This is a muscle that controls the movement of food from the esophagus into the stomach. When you swallow food, it should open so that food can move into the stomach and then it should close to keep the food in the stomach. If the LES is weak, abnormal reflux can occur. A common reason for a weak LES is different medications such as beta-agonists used to treat asthma, calcium channel blockers used for high blood pressure, some anti-diarrheals, narcotics, progesterone, and sedatives such as benzodiazepines. 

 Other things that can relax the LES include smoking, alcohol, and foods like fat, peppermint, caffeine, coffee, chocolate, citrus, garlic and onions. The LES can also be dysfunctional if there are issues with the diaphragm.


Transient lower esophageal sphincter relaxations (TLESRs)

TLESRs are relaxations of the LES that are not associated with swallowing. They are triggered by distention of the stomach. Increased pressure in the stomach may come from eating large meals or abnormal gas production in the small intestine. TLESRs last longer than a typical relaxation of the LES when swallowing, so they increase risk of GERD.


Esophageal Motility

Issues with the muscles, connective tissue or nervous system could result in the esophagus not able to push food efficiently to the stomach. Scleroderma, Parkinson’s, ALS, multiple sclerosis, muscular dystrophy, myasthenia gravis, polymyositis, stroke, and thyroid dysfunction could all cause esophageal dysmotility leading to GERD.


Delayed Gastric Emptying 

If the stomach is not able to empty properly, that can result in GERD. Causes of delayed gastric emptying include diabetes, lupus, hypothyroidism, scleroderma, Parkinson’s, stroke, traumatic brain injury, certain medications, connective tissue disorders such as hyper mobile Ehlers Danlos, dysautonomia, and more.


Increased Abdominal Pressure 

If there is too much pressure below the diaphragm, that can overpower the LES resulting in reflux. Causes of increased abdominal pressure include increased visceral fat, pregnancy, build up of stool in the large intestine, breath holding, and excess gas in the small intestine from bacterial overgrowth (small intestine bacterial overgrowth - SIBO). 


Hiatal Hernia 

A hiatal hernia is when the upper portion of the stomach rises into the chest, so the diaphragm is no longer supporting the LES. Without the support of the diaphragm, the LES is weak, increasing the risk of GERD.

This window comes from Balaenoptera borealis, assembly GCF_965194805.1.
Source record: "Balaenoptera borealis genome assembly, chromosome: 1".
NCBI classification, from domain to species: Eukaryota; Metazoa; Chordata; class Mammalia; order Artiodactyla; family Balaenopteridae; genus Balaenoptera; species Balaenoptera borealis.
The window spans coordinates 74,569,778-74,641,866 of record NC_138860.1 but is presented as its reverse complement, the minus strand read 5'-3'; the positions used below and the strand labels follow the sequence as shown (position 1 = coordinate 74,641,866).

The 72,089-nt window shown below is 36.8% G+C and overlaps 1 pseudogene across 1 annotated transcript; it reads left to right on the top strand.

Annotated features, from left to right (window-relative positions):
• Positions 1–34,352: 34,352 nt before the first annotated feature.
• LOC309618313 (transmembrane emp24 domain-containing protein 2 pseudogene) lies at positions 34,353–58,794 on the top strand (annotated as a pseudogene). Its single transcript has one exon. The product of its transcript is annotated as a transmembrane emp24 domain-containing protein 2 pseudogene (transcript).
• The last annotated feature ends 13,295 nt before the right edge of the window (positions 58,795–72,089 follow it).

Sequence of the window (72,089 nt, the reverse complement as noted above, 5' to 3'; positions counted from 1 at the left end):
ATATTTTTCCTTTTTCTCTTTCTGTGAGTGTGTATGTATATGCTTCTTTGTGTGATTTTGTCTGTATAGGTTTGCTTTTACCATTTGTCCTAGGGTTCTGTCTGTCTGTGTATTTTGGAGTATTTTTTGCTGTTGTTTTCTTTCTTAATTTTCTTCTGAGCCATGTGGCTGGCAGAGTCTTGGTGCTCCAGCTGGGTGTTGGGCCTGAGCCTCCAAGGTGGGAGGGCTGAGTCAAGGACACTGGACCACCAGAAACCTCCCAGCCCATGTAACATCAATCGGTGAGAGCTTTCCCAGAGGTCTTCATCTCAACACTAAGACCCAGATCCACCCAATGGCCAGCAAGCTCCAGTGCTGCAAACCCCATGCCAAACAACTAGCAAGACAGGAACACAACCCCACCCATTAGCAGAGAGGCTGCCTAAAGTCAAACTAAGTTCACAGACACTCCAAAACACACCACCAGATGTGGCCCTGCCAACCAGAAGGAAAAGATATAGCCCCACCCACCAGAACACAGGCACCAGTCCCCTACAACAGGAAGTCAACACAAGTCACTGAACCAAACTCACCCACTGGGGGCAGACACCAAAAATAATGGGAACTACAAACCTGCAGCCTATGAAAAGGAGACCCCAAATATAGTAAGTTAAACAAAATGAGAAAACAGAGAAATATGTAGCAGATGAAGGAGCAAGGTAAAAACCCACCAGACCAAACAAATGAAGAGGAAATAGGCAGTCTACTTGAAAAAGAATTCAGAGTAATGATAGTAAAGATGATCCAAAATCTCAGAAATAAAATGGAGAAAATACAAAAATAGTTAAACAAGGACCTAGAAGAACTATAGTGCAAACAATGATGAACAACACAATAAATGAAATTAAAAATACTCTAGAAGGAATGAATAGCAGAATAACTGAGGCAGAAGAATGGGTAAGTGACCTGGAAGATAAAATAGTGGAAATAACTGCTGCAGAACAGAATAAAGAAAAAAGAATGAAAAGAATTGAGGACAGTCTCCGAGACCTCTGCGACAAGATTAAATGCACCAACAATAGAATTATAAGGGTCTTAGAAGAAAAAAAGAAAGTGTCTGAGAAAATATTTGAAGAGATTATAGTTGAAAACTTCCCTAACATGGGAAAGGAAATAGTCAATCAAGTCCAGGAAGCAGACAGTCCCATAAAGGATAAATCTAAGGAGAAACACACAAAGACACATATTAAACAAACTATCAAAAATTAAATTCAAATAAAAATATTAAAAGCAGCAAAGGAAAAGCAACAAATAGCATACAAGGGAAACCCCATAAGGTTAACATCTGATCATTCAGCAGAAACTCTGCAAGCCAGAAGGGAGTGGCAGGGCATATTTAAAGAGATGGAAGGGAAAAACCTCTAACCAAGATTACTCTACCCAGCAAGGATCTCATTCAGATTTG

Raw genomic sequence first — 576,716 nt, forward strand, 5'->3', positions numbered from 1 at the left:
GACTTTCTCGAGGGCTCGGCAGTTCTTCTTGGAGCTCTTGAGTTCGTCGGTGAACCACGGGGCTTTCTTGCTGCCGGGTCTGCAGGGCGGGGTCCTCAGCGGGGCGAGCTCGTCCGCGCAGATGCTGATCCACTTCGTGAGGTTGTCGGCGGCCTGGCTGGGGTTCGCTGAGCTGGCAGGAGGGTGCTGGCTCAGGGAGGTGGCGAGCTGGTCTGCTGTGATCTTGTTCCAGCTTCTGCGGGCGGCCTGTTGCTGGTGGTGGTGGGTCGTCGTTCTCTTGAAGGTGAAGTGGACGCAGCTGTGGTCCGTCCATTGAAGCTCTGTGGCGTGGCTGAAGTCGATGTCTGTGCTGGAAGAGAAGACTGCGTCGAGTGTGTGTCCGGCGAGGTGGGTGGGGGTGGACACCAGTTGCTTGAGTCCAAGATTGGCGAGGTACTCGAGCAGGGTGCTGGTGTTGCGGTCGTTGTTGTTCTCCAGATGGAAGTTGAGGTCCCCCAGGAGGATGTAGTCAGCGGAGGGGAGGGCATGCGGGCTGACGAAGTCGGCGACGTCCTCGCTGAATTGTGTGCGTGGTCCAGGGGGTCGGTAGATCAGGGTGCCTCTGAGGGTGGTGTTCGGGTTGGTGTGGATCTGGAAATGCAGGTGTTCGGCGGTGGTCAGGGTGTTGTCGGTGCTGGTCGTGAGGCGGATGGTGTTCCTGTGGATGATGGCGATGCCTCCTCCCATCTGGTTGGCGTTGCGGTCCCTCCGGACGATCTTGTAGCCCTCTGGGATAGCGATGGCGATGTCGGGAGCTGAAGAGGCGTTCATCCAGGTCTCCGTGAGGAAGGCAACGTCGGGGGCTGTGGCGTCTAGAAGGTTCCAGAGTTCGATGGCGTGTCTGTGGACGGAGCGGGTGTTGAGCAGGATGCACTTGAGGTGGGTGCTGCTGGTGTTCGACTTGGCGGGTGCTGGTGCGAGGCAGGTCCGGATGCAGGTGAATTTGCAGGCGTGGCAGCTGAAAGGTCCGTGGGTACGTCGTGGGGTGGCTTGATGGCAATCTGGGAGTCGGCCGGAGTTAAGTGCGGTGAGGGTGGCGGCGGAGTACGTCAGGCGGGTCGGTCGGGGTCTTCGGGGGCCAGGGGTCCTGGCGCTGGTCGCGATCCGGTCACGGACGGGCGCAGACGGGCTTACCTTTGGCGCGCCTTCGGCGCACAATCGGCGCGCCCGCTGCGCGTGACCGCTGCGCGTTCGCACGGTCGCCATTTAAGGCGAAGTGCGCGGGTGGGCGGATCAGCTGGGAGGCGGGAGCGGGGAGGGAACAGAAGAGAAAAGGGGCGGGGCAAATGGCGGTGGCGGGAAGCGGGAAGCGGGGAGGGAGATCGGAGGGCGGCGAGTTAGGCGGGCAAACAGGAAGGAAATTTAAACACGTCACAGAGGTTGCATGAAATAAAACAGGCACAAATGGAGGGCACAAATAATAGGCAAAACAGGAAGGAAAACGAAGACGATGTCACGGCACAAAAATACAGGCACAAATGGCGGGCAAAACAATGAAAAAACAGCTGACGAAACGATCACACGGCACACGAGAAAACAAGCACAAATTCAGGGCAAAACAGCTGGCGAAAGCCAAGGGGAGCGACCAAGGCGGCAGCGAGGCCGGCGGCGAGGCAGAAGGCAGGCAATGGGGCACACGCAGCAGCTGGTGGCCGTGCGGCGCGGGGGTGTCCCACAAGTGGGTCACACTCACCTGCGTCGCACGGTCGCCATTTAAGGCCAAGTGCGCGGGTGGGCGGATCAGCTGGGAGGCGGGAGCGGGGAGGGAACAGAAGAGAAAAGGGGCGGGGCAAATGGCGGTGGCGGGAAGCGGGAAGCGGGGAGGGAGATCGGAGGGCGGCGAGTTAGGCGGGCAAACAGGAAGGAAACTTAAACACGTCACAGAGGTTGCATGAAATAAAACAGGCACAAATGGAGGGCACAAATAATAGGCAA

What about H. pylori? 

The relationship between H. pylori and GERD is subject to debate. Many studies have actually found less GERD in people with H. pylori.1 Certain types of H. pylori increase the risk of ulcer, which could cause the symptom of heartburn. But remember, heartburn is not GERD though it all might feel the same to you. So routine testing for H. pylori for heartburn is not recommended. Some studies show that treating H. pylori increases reflux.1


What about stomach acid?

It is a common myth that people with GERD have high stomach acid. Most patients with GERD are never tested for the pH of their stomach acid. Doctors who do test stomach acid report that only 20% have excess stomach acid, while 60% have low stomach acid, and 20% have normal stomach acid. Basically, too much reflux at any pH (even alkaline) can cause pain. So while treating the stomach acid may help with symptoms, it does not fix anything. In fact, there may be many risks of reducing your stomach acid, especially long term. This may include nutrient deficiencies and imbalances in the microbiome.


So if you experience heartburn, talk to your doctor about testing to determine if your heartburn is actually reflux or something else. If you do have GERD, work with your doctor to figure out why you have reflux, thinking and treating beyond stomach acid.


  1. Scida S, Russo M, Miraglia C, Leandro G, Franzoni L, Meschi T, De' Angelis GL, Di Mario F. Relationship between Helicobacter pylori infection and GERD. Acta Biomed. 2018 Dec 17;89(8-S):40-43. doi: 10.23750/abm.v89i8-S.7918. PMID: 30561416; PMCID: PMC6502218.
  2. Sandberg-Lewis, Steven. Let’s Be Real About Reflux. Fourth Lloyd Productions. 2023.

Categories: acid reflux GERD Tags: acid reflux GERD